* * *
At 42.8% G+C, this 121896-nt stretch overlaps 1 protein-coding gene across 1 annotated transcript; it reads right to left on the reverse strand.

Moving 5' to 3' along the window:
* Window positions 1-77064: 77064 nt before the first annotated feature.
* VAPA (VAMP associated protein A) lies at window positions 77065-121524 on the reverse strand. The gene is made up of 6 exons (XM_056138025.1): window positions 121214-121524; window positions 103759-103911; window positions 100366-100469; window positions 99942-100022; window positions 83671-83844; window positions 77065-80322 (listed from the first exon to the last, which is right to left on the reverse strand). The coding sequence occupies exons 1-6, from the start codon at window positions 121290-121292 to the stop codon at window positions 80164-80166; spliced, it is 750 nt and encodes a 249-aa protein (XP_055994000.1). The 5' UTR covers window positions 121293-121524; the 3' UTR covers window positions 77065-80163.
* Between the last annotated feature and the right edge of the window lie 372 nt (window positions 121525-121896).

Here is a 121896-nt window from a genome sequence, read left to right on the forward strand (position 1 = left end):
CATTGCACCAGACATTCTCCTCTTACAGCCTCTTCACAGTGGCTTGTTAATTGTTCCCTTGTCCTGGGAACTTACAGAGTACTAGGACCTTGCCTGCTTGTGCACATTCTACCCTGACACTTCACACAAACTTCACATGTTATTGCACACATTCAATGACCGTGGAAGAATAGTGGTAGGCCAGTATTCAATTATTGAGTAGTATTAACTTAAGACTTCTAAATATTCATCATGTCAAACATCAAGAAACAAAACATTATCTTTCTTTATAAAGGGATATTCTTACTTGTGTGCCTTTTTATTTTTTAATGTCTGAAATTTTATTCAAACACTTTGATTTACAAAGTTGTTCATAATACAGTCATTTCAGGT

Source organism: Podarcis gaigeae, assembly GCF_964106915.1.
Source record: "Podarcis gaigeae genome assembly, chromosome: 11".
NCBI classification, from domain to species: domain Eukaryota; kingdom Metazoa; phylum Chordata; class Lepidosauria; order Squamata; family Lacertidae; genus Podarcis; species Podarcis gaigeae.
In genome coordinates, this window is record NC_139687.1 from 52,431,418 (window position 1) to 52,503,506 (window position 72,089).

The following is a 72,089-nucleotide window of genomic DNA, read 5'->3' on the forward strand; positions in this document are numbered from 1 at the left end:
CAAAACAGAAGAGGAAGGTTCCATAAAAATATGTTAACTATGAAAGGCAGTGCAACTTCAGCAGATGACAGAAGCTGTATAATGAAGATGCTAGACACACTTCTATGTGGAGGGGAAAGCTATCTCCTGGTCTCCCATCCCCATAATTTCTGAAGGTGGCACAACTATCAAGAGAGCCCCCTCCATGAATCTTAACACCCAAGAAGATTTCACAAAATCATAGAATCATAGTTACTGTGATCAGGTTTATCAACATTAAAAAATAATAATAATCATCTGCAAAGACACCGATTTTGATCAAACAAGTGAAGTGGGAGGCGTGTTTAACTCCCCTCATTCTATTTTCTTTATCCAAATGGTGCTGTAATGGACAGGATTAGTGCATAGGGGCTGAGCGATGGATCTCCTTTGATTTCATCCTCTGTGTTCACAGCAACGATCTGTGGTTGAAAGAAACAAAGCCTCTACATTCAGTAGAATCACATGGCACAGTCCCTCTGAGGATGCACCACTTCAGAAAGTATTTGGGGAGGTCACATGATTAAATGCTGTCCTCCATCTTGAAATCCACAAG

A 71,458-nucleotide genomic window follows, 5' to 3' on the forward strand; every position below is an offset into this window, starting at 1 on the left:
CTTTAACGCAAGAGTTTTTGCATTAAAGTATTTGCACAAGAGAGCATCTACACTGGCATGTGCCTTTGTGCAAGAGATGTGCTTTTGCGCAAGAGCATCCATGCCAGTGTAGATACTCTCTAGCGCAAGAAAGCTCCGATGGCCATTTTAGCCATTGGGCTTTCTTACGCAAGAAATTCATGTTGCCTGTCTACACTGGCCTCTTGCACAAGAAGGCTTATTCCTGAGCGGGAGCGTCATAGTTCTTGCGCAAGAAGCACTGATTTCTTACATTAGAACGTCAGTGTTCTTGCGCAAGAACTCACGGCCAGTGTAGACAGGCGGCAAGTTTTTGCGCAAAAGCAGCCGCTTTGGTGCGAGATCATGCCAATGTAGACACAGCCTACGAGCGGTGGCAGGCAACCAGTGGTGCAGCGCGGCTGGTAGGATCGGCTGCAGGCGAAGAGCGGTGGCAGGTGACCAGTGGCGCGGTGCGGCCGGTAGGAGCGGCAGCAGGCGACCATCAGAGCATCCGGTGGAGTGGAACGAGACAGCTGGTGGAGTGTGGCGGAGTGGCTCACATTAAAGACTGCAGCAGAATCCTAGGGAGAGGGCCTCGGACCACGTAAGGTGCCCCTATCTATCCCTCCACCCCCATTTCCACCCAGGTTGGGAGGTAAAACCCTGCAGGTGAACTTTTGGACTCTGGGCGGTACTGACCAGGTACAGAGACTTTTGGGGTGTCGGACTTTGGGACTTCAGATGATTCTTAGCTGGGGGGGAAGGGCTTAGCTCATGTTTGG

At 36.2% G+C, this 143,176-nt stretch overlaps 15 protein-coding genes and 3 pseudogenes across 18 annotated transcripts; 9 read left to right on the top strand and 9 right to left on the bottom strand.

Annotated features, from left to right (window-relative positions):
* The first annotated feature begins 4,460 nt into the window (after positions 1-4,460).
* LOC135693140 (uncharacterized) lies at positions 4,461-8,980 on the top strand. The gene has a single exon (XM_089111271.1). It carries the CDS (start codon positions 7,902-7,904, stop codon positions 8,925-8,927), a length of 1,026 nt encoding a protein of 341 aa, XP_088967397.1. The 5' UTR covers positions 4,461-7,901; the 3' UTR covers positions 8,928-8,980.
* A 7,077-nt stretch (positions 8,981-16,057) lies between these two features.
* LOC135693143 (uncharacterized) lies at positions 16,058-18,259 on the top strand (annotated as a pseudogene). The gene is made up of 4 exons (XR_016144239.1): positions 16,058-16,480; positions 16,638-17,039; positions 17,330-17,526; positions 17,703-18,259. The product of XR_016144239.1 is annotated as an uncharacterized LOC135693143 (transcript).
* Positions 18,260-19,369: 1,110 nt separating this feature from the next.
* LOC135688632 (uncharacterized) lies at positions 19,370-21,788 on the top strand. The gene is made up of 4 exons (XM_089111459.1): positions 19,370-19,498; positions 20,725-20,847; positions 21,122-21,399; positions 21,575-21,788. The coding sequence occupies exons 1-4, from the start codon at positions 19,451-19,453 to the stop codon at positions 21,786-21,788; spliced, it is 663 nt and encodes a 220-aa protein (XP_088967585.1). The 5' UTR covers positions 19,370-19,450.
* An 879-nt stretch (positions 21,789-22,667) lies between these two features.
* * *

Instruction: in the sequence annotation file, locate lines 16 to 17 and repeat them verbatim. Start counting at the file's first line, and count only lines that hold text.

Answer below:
At 36.2% G+C, this 143,176-nt stretch overlaps 15 protein-coding genes and 3 pseudogenes across 18 annotated transcripts; 9 read left to right on the top strand and 9 right to left on the bottom strand.

Annotated features, from left to right (window-relative positions):